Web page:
Australians will be among the first in the world to receive a COVID-19 vaccine, if it proves successful, through an agreement between the Australian Government and UK-based drug company AstraZeneca.
A statement released today by the Australian Government outlines that under the deal, every single Australian will be able to receive the University of Oxford COVID-19 vaccine for free, should trials prove successful, safe and effective.
PM Scott Morrison said the Oxford University trial was in a phase three-stage yet more work was still needed to prove its viability.
“The Oxford vaccine is one of the most advanced and promising in the world, and under this deal, we have secured early access for every Australian,” the Prime Minister said.
“If this vaccine proves successful, we will manufacture and supply vaccines straight away under our own steam and make it free for 25 million Australians.”
Scott Morrison, Prime Minister
To date, AstraZeneca’s vaccine has been considered a frontrunner in the global race for a winner, which includes more than 160 candidates.
“However, there is no guarantee that this, or any other, vaccine will be successful, which is why we are continuing our discussions with many parties around the world while backing our own researchers at the same time to find a vaccine.
“We are taking advice from Australia’s best medical and scientific expertise to ensure that the Government’s work to select, produce and purchase COVID-19 vaccines and treatments is based on the best available knowledge.”
In the statement, The PM also said that the Government remains committed to ensuring early access to the vaccine for countries in our Pacific family, as well as regional partners in Southeast Asia.
The Government has also released Australia’s COVID-19 Vaccine and Treatment Strategy, guided by a group of medical and industry experts.
In short (and it really is a long document), the strategy sets out Australia’s approach to acquiring doses of safe and effective COVID-19 vaccines based on:
- Research and development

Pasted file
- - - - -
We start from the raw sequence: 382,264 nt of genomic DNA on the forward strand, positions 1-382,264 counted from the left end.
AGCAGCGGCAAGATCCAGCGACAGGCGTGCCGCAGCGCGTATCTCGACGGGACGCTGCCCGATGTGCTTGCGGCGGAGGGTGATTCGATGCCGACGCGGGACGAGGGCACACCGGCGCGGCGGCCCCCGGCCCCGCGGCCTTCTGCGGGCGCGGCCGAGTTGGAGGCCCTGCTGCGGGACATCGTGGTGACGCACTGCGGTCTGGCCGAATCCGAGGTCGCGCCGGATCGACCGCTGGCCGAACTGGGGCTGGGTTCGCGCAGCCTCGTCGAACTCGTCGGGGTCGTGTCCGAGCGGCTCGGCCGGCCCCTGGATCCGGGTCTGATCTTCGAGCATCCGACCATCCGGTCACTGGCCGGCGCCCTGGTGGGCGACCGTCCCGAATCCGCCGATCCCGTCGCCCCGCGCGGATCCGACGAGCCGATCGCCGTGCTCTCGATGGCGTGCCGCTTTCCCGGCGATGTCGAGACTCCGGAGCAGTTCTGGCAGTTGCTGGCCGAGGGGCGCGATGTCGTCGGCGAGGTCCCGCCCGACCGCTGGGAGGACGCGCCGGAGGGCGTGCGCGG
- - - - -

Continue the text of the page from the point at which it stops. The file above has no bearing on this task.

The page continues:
- Purchase and manufacturing
- International partnerships
- Regulation and safety immunisation administration and monitoring
The first announcements under the strategy are the signing of a Letter of Intent with AstraZeneca to supply the University of Oxford’s COVID-19 vaccine candidate to Australia.
The Letter of Intent covers vaccine development, production and distribution. It commits to the production of the vaccine in Australia, subject to safety and effectiveness. A final formal agreement will include distribution, timing and price of the vaccine.
The magic question, of course, is when will this happen? At this stage, the final release date is still unknown, although the Government says the project could deliver the first vaccines by the end of 2020 or early next year.
That’s the kind of good news we can all get behind.
Excitement aside, there will undoubtedly still be so many questions to answer around the complexity of how a vaccine might affect international travel outbound and inbound as well as individuals civil rights.
Will it be compulsory to get the vaccine? Will you need to have been vaccinated to travel from Australia and to enter specific countries? Will you need to have been vaccinated to get insurance? Will some people even want to get the vaccination at all?
Clearly, creating, testing and distributing a vaccine is only half of the battle to safely re-connect the world and get people travelling confidently again.
BUT… The positive news is, it appears we are well down the road towards a solution and a form of certainty the global travel industry is so desperate to start planning towards.
Share this story